Then, in August, I heard the news: “Rainbow has a new girlfriend,” my friend Greg told me. Greg, of course, is Chloe’s godfather.

  “Who is she?” I said, in the same exact voice I used, oh, twenty years ago when my shit-ass boyfriend, who was also the Love of My Life, told me he was in love with someone else.

“Her name is _____,” Greg said. “She lives next door.”

“What kind of dog is she?” I said, again in that voice. If I had had long red fingernails, i would have been clicking them menacingly on the counter.

“A black lab.”

My heart stopped. You see, Chloe hates black labs. I can’t explain this hatred; it seemed to come out of nowhere twelve months prior. One day Chloe was a friendly, open, I’ll-play-with-anyone kind of dog; the next day I had to pull her off a female black lab who had had the audacity to come say hello to Chloe at the dog park. Since then, any time we see a black lab, Chloe makes a strange rumbling noise—not quite a growl, more like the revving of an engine—and strains determinedly on her leash. It’s the sound of hatred, I guess, of exacting some sort of revenge. But for what? I thought dogs were colorblind.... Maybe Chloe, all this time, had been psychic. She knew the love of her life was going to cheat on her with a female black lab.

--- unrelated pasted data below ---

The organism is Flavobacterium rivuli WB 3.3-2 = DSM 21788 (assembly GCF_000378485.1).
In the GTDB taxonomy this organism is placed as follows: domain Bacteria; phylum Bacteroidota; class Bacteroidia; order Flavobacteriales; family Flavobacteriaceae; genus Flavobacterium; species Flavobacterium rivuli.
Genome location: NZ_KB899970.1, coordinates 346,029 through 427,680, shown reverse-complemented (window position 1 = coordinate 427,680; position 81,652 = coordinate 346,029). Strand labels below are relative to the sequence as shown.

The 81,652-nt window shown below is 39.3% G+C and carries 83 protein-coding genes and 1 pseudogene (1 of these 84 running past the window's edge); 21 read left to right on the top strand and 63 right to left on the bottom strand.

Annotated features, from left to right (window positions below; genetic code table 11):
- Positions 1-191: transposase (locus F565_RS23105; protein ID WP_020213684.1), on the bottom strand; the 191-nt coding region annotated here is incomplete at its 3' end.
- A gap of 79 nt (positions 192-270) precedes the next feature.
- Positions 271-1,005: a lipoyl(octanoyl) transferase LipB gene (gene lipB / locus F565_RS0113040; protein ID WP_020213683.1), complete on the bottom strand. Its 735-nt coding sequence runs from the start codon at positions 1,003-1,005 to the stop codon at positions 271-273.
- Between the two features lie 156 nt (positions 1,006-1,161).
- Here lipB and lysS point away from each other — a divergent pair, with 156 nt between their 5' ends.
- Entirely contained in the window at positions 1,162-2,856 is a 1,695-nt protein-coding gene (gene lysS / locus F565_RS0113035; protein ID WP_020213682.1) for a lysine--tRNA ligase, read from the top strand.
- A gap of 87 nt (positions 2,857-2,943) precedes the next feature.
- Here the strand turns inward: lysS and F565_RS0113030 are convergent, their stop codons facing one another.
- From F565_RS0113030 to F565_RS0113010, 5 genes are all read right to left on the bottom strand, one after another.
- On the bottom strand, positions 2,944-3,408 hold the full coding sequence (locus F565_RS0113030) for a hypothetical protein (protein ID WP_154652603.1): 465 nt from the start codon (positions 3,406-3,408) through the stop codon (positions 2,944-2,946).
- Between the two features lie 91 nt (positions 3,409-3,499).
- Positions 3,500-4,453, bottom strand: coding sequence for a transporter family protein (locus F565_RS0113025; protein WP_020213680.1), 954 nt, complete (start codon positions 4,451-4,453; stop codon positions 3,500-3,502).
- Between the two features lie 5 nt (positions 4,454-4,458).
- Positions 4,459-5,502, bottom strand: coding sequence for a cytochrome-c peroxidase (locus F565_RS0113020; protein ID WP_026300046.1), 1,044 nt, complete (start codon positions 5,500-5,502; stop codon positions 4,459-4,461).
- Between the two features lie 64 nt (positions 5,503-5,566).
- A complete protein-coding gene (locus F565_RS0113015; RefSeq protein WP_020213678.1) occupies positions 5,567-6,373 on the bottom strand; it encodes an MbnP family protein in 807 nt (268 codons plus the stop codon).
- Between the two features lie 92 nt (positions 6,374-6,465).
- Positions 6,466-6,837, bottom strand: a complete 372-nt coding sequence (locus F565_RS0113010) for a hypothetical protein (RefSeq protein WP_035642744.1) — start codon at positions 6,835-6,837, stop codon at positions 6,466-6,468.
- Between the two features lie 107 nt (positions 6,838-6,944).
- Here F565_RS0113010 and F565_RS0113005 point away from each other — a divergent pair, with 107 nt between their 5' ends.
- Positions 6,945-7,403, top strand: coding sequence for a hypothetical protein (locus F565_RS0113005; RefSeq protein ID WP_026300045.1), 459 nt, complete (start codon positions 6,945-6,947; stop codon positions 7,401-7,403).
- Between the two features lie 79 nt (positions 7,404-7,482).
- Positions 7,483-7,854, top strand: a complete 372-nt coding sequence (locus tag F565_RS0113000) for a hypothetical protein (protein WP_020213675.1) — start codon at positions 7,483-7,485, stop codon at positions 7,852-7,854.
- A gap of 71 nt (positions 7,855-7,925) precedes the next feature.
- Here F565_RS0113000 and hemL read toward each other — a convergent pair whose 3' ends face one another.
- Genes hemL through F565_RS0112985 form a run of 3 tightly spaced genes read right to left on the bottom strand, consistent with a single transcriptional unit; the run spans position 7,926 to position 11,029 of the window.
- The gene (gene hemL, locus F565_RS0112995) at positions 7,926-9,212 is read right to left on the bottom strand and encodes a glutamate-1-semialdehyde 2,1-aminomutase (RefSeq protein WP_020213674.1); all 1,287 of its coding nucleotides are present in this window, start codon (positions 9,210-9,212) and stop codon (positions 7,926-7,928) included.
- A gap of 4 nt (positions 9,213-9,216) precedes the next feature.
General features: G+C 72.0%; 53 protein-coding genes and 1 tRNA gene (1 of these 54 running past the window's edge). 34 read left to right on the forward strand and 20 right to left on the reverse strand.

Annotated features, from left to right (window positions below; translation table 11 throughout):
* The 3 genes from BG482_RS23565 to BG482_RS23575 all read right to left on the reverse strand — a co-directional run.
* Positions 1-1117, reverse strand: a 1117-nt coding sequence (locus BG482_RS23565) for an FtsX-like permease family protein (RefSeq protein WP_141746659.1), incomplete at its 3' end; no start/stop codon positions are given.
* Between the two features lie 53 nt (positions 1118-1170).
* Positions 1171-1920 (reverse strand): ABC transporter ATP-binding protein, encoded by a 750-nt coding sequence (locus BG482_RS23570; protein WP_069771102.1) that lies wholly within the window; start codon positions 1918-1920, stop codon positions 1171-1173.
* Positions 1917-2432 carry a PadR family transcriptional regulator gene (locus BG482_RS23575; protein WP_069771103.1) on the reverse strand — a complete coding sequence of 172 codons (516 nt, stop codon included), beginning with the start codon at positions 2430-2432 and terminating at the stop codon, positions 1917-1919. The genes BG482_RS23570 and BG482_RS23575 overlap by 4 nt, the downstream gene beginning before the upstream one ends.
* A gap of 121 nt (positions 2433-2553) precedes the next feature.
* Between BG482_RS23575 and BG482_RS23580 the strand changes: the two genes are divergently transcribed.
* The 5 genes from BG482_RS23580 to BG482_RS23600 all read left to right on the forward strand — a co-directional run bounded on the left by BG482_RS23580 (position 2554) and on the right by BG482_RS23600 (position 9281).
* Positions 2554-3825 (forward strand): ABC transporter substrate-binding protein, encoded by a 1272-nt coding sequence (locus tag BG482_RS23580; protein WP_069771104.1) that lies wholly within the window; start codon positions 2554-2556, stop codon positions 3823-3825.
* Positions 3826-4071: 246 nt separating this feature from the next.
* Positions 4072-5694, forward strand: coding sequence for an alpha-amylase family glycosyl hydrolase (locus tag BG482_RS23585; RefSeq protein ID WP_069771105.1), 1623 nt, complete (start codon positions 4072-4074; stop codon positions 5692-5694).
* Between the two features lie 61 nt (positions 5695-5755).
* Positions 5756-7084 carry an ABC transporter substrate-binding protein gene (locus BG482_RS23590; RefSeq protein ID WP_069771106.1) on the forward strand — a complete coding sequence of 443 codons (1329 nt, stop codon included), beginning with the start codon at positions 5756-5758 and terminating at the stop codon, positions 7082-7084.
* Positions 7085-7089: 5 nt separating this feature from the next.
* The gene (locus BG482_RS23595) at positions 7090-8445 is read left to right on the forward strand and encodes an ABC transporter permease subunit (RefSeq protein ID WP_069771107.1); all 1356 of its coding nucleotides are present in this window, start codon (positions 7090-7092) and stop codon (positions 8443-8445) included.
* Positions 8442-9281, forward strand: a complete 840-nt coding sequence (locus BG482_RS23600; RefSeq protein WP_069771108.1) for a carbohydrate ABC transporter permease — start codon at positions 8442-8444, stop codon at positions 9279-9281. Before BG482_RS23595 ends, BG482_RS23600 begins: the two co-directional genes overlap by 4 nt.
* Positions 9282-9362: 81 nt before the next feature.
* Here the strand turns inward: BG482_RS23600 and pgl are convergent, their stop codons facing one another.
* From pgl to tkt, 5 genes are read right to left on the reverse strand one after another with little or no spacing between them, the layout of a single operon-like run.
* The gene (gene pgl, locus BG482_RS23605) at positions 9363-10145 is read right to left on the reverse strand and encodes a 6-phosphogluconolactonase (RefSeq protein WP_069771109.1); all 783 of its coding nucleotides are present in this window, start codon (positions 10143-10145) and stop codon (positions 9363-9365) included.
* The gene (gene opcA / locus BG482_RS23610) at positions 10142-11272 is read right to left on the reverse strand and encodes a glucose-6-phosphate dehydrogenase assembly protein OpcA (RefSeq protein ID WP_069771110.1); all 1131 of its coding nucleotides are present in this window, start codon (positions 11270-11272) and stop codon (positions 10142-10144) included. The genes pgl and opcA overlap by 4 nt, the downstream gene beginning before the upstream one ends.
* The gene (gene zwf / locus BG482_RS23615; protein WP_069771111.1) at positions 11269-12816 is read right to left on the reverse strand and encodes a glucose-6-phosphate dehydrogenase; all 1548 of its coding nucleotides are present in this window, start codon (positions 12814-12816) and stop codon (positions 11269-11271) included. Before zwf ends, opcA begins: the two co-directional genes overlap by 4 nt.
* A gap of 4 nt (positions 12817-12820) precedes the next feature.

“Rainbow really loves her,” Greg was saying on the phone. “They play all day long. She’s a really fast dog.”

Chloe, being on the verge of being fat, was not as fast a runner as Rainbow. But that was part of her charm.

“But what about Chloe?” I said to Greg in a whiny voice.

“Chloe’s in Massachusetts. So are you. He has to play with someone.”

So basically it was out of sight, out of mind. Spoken like a true man.

After Greg and I got off the phone, I sat down on the floor next to Chloe. I smoothed out the sun-bleached fur on her ear flaps, I stroked her heart-shaped little brown nose, I told her she was a pretty, pretty girl. I can’t explain how heartbroken I was at even the thought Rainbow loved another dog more than he loved Chloe. That Chloe had been replaced. Just like that. We turn our backs for ten minutes and look what happens! I actually started to cry.